Tunisia is facing its worst crisis in a decade of democracy after President Kais Saied ousted the government and suspended parliament with help from the army, a move denounced as a coup by the country’s main parties.
Mr Saied’s action late on Sunday followed months of deadlock and disputes pitting him against Prime Minister Hichem Mechichi and a fragmented parliament as Tunisia descended into an economic crisis exacerbated by one of Africa’s worst COVID-19 outbreaks.
The crisis risks morphing into heated street confrontations as Mr Saied’s critics, including Islamists, warned he was endangering the democratic system introduced after the 2011 Arab Spring uprising.
Mr Saied invoked emergency powers under the constitution to dismiss Mr Mechichi and suspend parliament for 30 days.
After Mr Mechichi called for protests against the ousting, Mr Saied extended existing COVID-19 restrictions on movement on Monday (local time) and vowed any violent opposition will be met with force.
The president urged people not to go into the streets.
“I call on the Tunisian people to stay calm and not respond to provocations,” he said.
The White House said it had not yet determined whether Mr Saied’s actions constituted a coup. However, the US State Department warned Tunisia not to “squander its democratic gains”.
Rival groups faced off outside the parliament building on Monday, pelting each other with stones and hurling insults, but the size of the protests was limited to hundreds, and there were no major reported incidents of violence.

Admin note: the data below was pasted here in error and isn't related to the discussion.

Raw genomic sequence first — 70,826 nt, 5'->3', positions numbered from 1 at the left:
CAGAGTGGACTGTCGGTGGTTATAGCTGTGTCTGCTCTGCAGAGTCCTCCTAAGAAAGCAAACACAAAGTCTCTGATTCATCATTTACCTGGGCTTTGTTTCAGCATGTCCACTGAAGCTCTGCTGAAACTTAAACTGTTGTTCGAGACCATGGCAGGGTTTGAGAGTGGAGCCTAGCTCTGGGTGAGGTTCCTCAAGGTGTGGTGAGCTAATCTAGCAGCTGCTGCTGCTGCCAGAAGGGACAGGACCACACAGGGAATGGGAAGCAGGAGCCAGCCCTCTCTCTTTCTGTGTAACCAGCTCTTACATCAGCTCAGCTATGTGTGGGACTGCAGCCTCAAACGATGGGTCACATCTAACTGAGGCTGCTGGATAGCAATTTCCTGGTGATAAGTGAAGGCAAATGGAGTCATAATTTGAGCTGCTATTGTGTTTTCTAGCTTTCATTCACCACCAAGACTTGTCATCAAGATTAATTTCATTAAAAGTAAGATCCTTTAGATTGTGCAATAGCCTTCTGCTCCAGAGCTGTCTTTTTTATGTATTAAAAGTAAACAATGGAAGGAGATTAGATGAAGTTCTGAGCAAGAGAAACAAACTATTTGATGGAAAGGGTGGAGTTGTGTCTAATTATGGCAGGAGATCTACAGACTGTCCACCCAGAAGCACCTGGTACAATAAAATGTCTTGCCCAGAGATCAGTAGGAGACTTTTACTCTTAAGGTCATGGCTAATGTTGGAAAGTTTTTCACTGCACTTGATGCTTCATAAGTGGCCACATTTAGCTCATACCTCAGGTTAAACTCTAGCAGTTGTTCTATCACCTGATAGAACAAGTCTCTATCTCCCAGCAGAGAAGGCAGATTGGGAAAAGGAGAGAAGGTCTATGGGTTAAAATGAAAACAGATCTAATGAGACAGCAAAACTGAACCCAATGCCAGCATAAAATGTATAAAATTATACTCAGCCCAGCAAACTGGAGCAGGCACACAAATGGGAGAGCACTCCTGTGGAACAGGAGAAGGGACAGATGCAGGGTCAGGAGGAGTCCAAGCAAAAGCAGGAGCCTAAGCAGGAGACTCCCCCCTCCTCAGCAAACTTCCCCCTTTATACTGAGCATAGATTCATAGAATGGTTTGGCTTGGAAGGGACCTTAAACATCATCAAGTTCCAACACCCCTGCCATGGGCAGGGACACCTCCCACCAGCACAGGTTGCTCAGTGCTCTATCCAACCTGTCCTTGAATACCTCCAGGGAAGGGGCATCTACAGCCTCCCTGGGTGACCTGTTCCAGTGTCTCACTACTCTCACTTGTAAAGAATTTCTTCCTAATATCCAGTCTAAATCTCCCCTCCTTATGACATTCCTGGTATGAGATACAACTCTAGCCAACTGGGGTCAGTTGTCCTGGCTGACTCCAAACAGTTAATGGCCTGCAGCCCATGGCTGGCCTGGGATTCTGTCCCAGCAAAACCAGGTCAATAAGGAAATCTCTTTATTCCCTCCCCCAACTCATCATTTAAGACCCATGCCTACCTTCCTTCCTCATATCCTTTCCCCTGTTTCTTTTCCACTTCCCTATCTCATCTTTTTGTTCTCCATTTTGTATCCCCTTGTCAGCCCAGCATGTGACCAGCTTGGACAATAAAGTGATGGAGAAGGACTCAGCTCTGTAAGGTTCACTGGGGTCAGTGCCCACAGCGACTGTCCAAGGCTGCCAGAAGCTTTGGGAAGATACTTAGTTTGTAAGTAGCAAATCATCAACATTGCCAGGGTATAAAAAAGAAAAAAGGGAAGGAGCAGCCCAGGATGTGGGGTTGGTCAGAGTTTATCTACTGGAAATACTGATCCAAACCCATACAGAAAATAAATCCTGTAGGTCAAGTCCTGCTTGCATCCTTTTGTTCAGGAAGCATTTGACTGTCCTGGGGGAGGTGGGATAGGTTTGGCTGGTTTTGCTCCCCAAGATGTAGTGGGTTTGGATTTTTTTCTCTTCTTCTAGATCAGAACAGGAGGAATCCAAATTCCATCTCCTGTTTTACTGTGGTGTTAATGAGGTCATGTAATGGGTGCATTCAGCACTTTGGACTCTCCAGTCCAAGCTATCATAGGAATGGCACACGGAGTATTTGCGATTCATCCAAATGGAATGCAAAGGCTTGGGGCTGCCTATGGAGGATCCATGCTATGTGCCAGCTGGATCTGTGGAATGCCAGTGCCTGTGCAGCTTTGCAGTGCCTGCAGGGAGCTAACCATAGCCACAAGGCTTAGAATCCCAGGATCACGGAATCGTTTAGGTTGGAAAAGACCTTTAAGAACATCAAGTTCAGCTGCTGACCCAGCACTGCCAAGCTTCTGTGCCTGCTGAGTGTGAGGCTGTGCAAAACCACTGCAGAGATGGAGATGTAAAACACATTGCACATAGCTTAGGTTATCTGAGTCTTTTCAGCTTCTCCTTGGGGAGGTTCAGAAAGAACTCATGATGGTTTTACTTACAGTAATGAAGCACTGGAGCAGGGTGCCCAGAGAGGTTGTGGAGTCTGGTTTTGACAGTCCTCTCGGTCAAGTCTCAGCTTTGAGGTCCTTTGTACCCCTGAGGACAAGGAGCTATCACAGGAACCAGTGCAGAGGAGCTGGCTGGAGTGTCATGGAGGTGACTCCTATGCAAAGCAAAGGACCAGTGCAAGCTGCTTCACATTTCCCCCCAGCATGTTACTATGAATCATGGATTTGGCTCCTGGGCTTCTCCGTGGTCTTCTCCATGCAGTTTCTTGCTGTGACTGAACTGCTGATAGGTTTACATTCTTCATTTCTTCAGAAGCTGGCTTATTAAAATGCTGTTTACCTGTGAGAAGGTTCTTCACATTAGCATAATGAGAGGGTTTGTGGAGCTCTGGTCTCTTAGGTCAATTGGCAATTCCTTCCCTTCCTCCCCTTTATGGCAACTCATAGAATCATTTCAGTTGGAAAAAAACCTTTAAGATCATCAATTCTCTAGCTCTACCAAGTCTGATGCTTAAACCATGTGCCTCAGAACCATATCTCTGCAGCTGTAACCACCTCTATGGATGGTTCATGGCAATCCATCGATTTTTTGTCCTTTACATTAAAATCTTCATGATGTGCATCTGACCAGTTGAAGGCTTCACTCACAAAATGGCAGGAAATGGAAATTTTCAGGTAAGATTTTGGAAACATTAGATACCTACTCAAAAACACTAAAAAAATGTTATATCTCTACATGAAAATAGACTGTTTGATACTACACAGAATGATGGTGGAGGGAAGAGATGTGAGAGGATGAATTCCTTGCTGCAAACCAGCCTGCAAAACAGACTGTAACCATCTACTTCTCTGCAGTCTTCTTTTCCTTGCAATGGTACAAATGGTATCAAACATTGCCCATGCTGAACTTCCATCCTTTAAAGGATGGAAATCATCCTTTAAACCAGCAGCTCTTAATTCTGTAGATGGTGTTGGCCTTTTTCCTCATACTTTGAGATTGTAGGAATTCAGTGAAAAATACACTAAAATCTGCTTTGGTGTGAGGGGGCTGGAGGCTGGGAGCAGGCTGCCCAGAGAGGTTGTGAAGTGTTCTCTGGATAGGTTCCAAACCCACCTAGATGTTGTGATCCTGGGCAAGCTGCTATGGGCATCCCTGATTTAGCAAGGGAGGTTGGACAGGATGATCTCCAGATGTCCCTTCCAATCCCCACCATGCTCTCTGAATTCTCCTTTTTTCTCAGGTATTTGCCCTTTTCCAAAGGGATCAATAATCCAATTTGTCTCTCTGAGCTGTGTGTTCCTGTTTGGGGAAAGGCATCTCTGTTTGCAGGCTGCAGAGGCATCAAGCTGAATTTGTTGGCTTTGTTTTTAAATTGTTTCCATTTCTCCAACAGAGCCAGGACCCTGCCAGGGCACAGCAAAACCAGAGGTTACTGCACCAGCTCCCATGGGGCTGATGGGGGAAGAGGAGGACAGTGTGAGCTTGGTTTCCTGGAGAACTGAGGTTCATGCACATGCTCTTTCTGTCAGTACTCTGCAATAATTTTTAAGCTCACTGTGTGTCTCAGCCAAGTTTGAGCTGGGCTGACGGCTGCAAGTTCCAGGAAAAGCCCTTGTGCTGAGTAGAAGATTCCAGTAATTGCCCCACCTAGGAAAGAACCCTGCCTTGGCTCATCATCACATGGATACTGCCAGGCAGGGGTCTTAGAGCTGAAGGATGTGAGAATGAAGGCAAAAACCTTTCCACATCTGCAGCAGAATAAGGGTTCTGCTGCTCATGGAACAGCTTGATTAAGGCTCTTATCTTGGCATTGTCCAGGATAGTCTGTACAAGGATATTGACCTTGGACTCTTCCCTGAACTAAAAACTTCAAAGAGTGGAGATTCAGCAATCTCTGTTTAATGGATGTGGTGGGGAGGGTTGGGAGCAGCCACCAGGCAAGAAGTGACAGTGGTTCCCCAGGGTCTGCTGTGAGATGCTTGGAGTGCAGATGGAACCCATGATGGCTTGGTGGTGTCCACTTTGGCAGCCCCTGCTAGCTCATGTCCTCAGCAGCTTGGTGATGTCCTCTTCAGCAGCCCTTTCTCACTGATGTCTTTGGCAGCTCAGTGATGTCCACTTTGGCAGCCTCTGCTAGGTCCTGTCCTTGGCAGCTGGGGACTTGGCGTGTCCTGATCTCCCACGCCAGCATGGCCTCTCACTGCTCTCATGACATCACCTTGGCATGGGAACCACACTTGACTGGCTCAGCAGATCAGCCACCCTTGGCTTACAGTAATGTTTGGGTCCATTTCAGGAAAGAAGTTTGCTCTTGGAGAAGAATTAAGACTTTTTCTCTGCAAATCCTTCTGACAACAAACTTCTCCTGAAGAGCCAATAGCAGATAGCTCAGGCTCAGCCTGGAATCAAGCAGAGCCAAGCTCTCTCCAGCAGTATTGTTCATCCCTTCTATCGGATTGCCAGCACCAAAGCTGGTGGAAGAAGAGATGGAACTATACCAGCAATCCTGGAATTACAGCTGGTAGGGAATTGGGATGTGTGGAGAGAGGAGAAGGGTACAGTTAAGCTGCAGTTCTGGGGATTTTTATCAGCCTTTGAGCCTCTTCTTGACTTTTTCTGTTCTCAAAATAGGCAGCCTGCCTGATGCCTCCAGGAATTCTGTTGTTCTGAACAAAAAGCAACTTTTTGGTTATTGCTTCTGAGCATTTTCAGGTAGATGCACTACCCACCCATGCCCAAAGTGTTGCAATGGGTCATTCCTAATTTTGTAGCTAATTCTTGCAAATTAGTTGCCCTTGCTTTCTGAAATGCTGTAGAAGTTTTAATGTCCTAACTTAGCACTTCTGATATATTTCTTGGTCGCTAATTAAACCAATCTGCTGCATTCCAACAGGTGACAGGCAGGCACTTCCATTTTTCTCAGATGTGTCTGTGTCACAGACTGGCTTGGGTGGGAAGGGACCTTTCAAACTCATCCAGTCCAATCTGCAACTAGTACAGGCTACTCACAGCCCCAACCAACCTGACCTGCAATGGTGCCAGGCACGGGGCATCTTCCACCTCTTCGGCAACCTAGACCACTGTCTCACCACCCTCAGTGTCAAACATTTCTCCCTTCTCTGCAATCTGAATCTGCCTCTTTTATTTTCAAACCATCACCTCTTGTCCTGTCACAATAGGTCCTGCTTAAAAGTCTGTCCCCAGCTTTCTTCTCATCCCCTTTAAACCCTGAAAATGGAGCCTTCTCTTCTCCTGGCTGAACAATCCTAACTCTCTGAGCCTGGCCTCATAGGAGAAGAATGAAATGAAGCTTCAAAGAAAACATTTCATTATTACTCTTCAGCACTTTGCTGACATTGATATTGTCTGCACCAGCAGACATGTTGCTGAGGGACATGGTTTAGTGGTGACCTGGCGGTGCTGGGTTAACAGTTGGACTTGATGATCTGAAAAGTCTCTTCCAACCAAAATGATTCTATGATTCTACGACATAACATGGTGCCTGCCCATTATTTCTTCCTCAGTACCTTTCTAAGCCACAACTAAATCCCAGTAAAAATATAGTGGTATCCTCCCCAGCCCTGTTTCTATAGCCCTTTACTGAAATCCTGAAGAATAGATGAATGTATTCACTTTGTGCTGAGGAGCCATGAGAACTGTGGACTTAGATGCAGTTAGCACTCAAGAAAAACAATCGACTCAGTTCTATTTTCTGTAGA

The military surrounded the parliament and government palace, stopping members of parliament and state workers from entering the buildings, as well as the national television station. Al-Jazeera said police raided its Tunis bureau and expelled staff.
The president also reinforced a long existing rule that bans public gatherings of three or more people in streets or squares.
Mr Saied’s intervention followed protests in major cities on Sunday over the government’s handling of the pandemic, with a spike in cases, and economy. He has rejected accusations of a coup.
Large crowds quickly poured into the streets to support his moves, reflecting anger at the moderate Islamist Ennahda – the biggest party in parliament – and the government over political paralysis, economic stagnation and the pandemic response.
The economy shrank 8 per cent last year. Tunisia has one of the highest COVID-19 death rates in the region. On Monday, Tunisia’s hard-currency bonds tumbled.
Mr Saied, who has not said when he will appoint a new premier or relinquish emergency powers, has also ordered that state administrations and foreign institutions stop work for two days.